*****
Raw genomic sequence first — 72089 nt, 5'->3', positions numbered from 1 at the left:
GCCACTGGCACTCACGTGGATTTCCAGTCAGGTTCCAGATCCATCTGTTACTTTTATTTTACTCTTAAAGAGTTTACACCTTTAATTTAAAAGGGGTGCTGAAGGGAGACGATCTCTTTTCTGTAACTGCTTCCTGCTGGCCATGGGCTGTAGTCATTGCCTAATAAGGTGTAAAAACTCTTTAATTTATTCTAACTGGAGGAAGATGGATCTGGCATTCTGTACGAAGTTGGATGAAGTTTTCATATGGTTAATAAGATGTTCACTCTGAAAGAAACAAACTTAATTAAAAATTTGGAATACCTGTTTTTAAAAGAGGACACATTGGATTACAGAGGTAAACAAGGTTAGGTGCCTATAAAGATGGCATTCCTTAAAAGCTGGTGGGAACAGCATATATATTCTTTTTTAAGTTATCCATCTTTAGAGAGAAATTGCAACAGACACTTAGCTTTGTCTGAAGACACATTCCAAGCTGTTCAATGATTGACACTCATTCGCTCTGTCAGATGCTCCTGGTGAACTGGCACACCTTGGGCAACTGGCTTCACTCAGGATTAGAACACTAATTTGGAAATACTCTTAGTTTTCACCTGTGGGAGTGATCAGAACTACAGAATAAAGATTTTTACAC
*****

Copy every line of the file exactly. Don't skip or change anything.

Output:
Raw genomic sequence first — 72089 nt, 5'->3', positions numbered from 1 at the left:
GCCACTGGCACTCACGTGGATTTCCAGTCAGGTTCCAGATCCATCTGTTACTTTTATTTTACTCTTAAAGAGTTTACACCTTTAATTTAAAAGGGGTGCTGAAGGGAGACGATCTCTTTTCTGTAACTGCTTCCTGCTGGCCATGGGCTGTAGTCATTGCCTAATAAGGTGTAAAAACTCTTTAATTTATTCTAACTGGAGGAAGATGGATCTGGCATTCTGTACGAAGTTGGATGAAGTTTTCATATGGTTAATAAGATGTTCACTCTGAAAGAAACAAACTTAATTAAAAATTTGGAATACCTGTTTTTAAAAGAGGACACATTGGATTACAGAGGTAAACAAGGTTAGGTGCCTATAAAGATGGCATTCCTTAAAAGCTGGTGGGAACAGCATATATATTCTTTTTTAAGTTATCCATCTTTAGAGAGAAATTGCAACAGACACTTAGCTTTGTCTGAAGACACATTCCAAGCTGTTCAATGATTGACACTCATTCGCTCTGTCAGATGCTCCTGGTGAACTGGCACACCTTGGGCAACTGGCTTCACTCAGGATTAGAACACTAATTTGGAAATACTCTTAGTTTTCACCTGTGGGAGTGATCAGAACTACAGAATAAAGATTTTTACAC